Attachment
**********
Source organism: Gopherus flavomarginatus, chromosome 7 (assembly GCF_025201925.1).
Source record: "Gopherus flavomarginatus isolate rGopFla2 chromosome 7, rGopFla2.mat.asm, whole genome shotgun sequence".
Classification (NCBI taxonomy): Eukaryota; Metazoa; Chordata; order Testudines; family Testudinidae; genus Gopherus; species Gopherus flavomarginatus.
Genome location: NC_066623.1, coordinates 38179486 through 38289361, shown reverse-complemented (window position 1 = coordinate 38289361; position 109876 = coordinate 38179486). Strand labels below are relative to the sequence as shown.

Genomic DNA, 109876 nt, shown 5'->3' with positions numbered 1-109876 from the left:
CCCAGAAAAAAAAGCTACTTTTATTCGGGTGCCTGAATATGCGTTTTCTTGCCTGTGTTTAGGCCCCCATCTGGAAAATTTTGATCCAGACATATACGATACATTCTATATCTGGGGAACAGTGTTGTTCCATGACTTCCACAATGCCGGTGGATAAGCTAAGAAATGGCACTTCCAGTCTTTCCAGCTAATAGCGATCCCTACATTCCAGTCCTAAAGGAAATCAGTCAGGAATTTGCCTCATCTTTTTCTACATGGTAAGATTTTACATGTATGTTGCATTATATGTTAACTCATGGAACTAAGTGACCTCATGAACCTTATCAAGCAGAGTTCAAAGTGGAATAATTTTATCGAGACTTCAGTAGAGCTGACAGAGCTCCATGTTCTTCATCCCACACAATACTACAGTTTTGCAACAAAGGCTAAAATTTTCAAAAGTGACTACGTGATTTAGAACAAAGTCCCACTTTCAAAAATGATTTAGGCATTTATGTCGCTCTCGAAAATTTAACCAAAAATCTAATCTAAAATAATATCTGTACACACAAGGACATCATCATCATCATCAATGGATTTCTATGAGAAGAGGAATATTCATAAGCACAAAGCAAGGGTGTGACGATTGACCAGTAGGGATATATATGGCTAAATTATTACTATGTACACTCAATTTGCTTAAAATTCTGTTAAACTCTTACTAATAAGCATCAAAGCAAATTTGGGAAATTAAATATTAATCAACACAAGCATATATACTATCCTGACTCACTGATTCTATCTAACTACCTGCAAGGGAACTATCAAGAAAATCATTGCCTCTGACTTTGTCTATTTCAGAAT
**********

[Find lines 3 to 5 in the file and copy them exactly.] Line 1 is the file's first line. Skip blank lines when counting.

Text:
Classification (NCBI taxonomy): Eukaryota; Metazoa; Chordata; order Testudines; family Testudinidae; genus Gopherus; species Gopherus flavomarginatus.
Genome location: NC_066623.1, coordinates 38179486 through 38289361, shown reverse-complemented (window position 1 = coordinate 38289361; position 109876 = coordinate 38179486). Strand labels below are relative to the sequence as shown.

Genomic DNA, 109876 nt, shown 5'->3' with positions numbered 1-109876 from the left: